I don't want to argue here about the anglicised pronunciation of Kuiper, I only want to give some final information about the Dutch pronunciation. I'm Dutch, and I've met many people with English as their native tongue. Among them some who speak nearly accentless Dutch, but they allways 'give themselves away' in their pronunciation of the Dutch 'ui'. They simply can't get it done. It's not oy as in boy, neither y as in by. For a Dutch man's ears, these two suggestions don't even come close to what it should be. To be complete: uy is an old spelling of ui, and it's pronounced exactly the same way in modern Dutch (we can't be sure of the 17th century pronunciation).Dunglisher (talk) 20:47, 30 April 2012 (UTC)
From a South African English point of view Afrikaans /ui/ is perceived to be the rounded form of /ei/ or /y/ and therefore if speaking English and not trying to exactly match the Afrikaans pronunciation (as the /ui/ sound is not native in English) that is what it would be pronounced like. Kuiper would be pronounced as "caper" (the little green pickled thing). Now I'm not sure if Dutch /ui/ is pronounced the same as Afrikaans, but I suspect it is.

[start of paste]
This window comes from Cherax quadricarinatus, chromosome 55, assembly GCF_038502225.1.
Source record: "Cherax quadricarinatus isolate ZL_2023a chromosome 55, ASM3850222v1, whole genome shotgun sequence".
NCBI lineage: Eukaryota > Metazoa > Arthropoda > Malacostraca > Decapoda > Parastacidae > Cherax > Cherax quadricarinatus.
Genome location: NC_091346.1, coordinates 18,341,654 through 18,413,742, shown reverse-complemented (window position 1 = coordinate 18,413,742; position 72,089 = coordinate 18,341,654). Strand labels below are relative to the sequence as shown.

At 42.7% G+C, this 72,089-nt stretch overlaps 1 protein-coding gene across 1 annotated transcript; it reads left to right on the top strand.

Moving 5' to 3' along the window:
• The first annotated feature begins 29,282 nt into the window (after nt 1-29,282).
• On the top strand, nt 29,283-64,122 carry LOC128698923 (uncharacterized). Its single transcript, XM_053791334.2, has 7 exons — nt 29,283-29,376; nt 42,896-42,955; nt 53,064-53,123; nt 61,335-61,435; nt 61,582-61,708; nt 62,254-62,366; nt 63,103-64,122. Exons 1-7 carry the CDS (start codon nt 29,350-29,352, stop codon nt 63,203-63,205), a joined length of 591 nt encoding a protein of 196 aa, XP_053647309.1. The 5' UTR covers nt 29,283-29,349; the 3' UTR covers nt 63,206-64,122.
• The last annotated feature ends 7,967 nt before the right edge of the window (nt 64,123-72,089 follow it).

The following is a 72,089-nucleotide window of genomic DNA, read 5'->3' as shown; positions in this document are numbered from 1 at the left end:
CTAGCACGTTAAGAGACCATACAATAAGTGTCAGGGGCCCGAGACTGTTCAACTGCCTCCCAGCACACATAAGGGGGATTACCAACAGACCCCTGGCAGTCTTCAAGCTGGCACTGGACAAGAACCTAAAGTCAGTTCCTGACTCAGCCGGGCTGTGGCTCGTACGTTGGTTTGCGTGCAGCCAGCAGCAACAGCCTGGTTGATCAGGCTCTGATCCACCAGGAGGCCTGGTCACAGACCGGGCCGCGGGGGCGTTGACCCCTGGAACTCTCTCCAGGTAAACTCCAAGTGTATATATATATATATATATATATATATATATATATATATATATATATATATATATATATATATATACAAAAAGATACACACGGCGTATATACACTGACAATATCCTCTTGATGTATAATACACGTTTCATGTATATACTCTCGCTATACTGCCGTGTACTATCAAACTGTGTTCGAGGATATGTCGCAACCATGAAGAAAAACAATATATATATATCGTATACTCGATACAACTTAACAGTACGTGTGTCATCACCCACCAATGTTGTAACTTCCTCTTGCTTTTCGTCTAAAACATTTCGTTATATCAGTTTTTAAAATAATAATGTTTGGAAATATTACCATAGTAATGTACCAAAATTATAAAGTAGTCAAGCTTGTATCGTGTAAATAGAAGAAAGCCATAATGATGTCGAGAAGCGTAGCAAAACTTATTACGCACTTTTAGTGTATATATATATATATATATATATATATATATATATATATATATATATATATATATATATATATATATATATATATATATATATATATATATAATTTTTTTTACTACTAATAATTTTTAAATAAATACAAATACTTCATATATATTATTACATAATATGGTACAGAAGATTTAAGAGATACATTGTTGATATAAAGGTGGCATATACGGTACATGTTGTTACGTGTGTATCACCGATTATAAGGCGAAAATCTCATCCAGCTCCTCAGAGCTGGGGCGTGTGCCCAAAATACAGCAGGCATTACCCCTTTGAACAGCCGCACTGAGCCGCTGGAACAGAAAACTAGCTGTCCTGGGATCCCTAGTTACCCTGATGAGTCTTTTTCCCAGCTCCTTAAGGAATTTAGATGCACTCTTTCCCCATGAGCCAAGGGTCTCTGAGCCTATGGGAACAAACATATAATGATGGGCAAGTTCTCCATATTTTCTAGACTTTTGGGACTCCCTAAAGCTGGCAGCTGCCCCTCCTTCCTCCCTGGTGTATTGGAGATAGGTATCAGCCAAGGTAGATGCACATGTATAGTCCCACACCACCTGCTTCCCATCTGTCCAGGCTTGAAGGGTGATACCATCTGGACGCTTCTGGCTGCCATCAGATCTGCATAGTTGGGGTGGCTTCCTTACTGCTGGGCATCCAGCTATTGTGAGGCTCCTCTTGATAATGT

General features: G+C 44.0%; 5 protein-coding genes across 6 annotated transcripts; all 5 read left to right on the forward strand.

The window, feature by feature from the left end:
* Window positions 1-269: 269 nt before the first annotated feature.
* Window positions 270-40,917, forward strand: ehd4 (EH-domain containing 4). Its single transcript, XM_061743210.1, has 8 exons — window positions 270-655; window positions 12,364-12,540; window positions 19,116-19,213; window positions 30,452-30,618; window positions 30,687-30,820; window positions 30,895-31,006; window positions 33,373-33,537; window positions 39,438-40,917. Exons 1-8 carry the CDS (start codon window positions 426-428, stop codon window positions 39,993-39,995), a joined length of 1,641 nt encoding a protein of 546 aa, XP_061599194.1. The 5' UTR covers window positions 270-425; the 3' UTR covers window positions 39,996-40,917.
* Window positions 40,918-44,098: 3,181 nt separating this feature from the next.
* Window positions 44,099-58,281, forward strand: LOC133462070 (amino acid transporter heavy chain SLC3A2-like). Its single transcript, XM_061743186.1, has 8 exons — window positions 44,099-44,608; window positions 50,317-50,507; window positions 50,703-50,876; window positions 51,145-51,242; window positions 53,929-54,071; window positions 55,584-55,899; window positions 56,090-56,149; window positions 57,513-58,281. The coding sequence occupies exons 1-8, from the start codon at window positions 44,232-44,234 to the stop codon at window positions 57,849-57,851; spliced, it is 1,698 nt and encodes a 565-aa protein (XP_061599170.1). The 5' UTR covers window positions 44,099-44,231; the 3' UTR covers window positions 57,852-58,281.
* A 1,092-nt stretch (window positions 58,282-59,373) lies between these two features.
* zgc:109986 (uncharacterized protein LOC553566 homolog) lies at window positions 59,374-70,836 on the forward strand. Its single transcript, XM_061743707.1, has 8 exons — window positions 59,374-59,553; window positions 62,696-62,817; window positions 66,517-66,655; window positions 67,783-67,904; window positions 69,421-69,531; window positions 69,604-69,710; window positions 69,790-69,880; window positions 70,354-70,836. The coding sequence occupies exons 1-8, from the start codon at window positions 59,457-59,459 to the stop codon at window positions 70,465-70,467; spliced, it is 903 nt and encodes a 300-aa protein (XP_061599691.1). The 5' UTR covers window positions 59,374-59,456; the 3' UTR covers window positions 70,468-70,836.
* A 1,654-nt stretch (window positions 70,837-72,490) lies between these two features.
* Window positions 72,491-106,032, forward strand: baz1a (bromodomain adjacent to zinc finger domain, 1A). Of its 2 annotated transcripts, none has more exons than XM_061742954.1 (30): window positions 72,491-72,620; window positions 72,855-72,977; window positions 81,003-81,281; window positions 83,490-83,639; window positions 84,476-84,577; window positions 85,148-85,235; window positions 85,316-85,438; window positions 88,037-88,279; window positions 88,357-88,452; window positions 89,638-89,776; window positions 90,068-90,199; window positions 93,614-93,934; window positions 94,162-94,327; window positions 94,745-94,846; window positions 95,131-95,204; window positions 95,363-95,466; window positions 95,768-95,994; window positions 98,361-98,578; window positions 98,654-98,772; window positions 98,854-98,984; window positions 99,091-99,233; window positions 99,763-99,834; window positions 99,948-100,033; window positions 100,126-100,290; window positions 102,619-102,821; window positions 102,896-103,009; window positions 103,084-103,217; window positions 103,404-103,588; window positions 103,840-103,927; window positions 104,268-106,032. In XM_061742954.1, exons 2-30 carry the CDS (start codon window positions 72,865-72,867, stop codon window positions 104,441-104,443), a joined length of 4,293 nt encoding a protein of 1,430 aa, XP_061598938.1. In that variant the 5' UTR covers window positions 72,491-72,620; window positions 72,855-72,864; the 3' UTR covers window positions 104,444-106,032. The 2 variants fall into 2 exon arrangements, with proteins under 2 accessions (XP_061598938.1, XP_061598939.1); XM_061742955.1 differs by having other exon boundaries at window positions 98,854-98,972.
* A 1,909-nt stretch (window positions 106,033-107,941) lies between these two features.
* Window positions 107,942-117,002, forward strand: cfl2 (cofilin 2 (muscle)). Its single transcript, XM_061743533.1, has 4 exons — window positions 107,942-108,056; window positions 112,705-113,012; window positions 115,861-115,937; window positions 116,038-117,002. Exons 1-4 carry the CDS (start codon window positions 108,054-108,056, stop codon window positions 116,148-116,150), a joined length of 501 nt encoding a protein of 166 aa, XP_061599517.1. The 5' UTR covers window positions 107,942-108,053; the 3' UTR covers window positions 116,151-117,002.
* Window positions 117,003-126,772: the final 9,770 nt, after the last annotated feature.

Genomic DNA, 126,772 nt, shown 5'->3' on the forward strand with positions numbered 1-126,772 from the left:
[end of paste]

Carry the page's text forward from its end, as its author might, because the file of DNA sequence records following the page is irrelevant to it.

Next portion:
At school we were always taught to pronounce the sound in this way; if trying to say "Kuiper", say English "caper" but keeping the tongue firmly on the bottom of the mouth for the "A" sound, with lips rounded and slightly pouted as if to to kiss someone! — Preceding unsigned comment added by (talk) 12:50, 13 July 2015 (UTC)
As a native Dutch speaker living in the Netherlands, I just wanted to say I think this is the best description I have ever seen, of how to pronounce the "ui" sound in Dutch. I had to try it to believe it, and yes, I think you nailed it. ;) As Dutch people we are aware how tricky our "double vowels" (au/ou, oe, eu, ui, ei/ij) are to pronounce for foreigners, and frankly, a lot of Dutch people do a sloppy job themselves on a daily basis. Especially "ui" "eu" and "ei/ij" may be tricky to learn, and tricky to distinguish between them. They are different though, and "ui" is also different from the "y" (like in "hyper"). They may sound so simmilar to a non-native Dutch speaker, that people may THINK they are hearing "y" even in an audio clip demonstrating the pronunciation (as evidenced by a few reactions here in this discussion), while a native Dutch speaker will say, no that's clearly an "ui" you are hearing. Greetings, RagingR2 (talk) 12:03, 4 February 2016 (UTC)